The City of Tshwane will on Friday at long last meet market agents who are extremely concerned about the dilapidated and filthy state of the multi-billion rand Tshwane Fresh Produce Market.
Food producers from the northern parts of the country sell their fresh fruit and vegetables at this market, from where it is distributed countrywide as well as to several neighbouring countries.
Producers are just as concerned about the conditions. Agri SA’s Dr Requier Wait confirmed that the organisation is in the process of setting up a meeting with all stakeholders to coordinate actions.
Moneyweb visited the market this week and found a dirty site. Even a layperson can see that it is wholly inappropriate to handle food on these premises.
Linda Jackson, director at consultancy Food Focus SA, looked at the pictures Moneyweb took during the visit and said they “indicate that the fresh produce market is definitely not at an acceptable level of hygiene and cleanliness”.
Jackson said that in the light of the recent Listeriosis outbreak, the Tshwane Fresh Produce Market and all other role players should get their houses in order.
The market belongs to the City of Tshwane, which gets 5% of the value of all trade, which could be R250 million to R300 million per month.
This means the city could earn R12.5 to R15 million per month or R150 million to R180 million per year from market operations.
The maintenance budget for this year is R3.9 million and in the previous two financial years the city spent R3.5 million and R4.1 million respectively on maintenance at the market, it told Moneyweb.
Stakeholders who Moneyweb spoke to are also worried about security at the market. They say that in the past six months, 15 to 20 vehicles were stolen from the market premises and that a person was murdered on the premises, allegedly in a brawl among users of the street drug nyaope.
Sometimes whole pallets containing up to 20 000 apples, for example, disappear from the cold storage facility, Moneyweb was told. These belong to the producer, who then has to claim from the city through a slow process fraught with red tape.
There is no access or consignment control and stakeholders agree that a lot of direct sales are taking place, sidestepping the market mechanism and costing the city and market agents their commissions.
They say that the market’s two biggest clients, Food Lovers’ Market and Choppies, have reduced their combined spend from an estimated R38 million to per month to around R10 million. They would rather support the Johannesburg Fresh Produce Market, which is in a much better state, Moneyweb was told.
A lot of the market activity takes place before the sun rises, but the lights are not properly maintained, Moneyweb learnt. There are many other specific issues. The state of the market has deteriorated drastically over the last seven months.
In May, it was paralysed for five days due to cable theft, and the generators were not working.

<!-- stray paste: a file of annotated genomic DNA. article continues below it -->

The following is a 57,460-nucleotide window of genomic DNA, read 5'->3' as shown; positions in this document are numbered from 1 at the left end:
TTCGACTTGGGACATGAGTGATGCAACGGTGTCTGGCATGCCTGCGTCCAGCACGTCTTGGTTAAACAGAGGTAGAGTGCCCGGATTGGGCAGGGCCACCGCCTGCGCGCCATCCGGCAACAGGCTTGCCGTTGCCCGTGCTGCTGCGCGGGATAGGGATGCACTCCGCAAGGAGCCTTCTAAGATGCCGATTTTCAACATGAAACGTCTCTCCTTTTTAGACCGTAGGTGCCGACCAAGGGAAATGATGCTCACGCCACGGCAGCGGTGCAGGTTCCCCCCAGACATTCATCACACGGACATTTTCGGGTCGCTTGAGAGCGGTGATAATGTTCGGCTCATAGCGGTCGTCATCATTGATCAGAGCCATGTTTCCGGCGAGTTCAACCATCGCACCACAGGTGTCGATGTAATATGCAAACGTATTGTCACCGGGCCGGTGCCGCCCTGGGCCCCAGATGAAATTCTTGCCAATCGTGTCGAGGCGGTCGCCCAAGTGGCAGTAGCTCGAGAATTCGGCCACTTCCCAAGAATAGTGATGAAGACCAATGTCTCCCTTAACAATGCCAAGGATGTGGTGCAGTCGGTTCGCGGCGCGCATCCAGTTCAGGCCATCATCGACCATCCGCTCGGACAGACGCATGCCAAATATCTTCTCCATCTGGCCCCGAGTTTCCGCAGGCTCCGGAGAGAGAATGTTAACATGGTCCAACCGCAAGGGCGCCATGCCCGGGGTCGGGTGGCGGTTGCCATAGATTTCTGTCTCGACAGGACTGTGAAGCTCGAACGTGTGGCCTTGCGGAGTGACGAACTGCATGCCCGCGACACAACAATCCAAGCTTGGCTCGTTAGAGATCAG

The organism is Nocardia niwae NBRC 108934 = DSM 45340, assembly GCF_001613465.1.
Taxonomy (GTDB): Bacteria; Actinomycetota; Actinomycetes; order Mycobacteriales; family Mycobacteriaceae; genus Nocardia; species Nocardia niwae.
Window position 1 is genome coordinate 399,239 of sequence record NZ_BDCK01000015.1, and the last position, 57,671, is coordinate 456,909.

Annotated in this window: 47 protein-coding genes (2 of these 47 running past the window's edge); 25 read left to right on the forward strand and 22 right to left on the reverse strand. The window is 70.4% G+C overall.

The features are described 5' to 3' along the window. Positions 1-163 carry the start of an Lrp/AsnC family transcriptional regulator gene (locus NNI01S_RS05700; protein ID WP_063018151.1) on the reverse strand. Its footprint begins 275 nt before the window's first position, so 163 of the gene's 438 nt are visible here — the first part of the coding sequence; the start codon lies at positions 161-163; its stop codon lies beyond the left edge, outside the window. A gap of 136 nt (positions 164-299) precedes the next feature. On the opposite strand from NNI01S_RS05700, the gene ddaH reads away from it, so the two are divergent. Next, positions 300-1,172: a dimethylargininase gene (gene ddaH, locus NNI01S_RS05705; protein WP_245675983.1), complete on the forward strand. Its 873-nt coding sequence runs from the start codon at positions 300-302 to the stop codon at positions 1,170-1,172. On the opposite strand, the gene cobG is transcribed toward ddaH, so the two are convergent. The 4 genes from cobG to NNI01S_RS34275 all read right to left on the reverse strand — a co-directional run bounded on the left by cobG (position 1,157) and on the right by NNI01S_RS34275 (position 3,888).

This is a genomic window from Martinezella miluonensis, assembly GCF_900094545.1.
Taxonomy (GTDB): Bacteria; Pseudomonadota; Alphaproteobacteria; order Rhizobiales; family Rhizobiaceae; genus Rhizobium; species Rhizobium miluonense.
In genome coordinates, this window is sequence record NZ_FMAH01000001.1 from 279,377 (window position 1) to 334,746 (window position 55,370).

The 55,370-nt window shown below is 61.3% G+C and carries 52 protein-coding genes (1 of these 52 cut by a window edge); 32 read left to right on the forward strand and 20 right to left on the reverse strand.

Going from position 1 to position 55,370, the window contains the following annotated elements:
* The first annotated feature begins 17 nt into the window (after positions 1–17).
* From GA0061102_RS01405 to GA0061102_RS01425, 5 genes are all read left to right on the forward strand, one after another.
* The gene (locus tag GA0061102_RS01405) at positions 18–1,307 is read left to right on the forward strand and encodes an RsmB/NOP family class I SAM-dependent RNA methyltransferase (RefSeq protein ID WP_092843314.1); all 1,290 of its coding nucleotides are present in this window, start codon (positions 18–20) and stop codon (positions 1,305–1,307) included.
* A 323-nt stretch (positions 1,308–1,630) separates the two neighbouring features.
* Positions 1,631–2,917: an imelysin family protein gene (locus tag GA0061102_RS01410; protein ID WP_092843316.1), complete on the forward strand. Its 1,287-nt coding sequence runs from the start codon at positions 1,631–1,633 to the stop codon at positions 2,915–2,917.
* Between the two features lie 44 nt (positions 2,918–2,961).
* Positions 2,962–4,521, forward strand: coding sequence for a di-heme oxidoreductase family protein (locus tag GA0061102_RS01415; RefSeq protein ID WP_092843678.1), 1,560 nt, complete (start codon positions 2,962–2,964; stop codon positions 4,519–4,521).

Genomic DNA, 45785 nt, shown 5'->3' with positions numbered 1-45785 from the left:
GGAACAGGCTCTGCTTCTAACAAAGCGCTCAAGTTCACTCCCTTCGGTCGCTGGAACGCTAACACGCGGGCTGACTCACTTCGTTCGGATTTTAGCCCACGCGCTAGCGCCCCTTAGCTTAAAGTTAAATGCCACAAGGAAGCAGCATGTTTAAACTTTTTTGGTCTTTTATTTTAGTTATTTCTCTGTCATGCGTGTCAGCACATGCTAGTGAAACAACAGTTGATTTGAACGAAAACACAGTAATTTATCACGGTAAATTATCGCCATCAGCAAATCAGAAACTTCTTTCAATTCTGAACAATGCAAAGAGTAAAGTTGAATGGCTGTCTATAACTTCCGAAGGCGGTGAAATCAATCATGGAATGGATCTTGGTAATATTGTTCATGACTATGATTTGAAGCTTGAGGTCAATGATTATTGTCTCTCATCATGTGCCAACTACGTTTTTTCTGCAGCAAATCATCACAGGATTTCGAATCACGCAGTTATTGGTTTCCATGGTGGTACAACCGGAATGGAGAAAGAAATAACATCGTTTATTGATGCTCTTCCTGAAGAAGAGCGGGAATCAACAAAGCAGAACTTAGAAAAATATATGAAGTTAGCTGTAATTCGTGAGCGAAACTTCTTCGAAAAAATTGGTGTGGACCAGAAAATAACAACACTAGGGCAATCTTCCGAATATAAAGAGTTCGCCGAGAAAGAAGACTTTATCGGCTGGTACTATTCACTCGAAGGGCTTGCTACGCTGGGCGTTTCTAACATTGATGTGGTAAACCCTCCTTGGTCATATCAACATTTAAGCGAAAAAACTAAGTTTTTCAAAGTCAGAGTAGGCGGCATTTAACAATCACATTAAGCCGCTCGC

Several stakeholders who asked not to be named told Moneyweb that they have tried to engage officials and politicians at the City of Tshwane over an extended period, but to no avail.
They hope that the meeting on Friday will bring some relief.
Moneyweb was told that about three years ago the City of Tshwane informed market agents that it doesn’t have the capacity to clean the market anymore.
The market agents persisted, but the city provided little more than workers who sweep the floor, they say.
The city admitted to Moneyweb that it is responsible for cleanliness and the maintaining health and safety standards at the market.
Moneyweb asked how frequently the floors are washed and how often high-level cleaning is done.
The city responded by saying it has put in place “an additional immediate plan that started on July 18 to complement the existing cleaning programme.
“This programme will be further enhanced in the short term,” the city said in written responses.
Security, access and consignment control will also be addressed as part of the intervention, the city said.
According to Jackson, the new regulation R638 under the Foodstuffs, Cosmetics and Disinfectants Act outlines hygiene requirements for food handling establishments. “This regulation now also includes the produce markets where unprocessed produce is sold. It looks like the Tshwane Fresh Produce Market will have to do some additional work to meet these minimum legal standards,” she said.
“The regulation requires that the construction of the buildings where food is handled and stored should not pose a potential hazard. Buildings do need to be maintained even if they are old. These requirements for sound construction have been in place for many years.
“Floors, ceilings and walls should be clean. There should be proper storage areas where you can have produce stored separately in order to ensure that there is no potential for cross-contamination. This is in addition to health and safety requirements for ensuring staff are safe when moving equipment is in use.
“New requirements in the regulation now require the establishment of a cleaning programme with cleaning records. Very importantly, the regulation requires that the market would need a proper traceability system and a recall process in case there is something wrong with the vegetables that are actually being sold there.”
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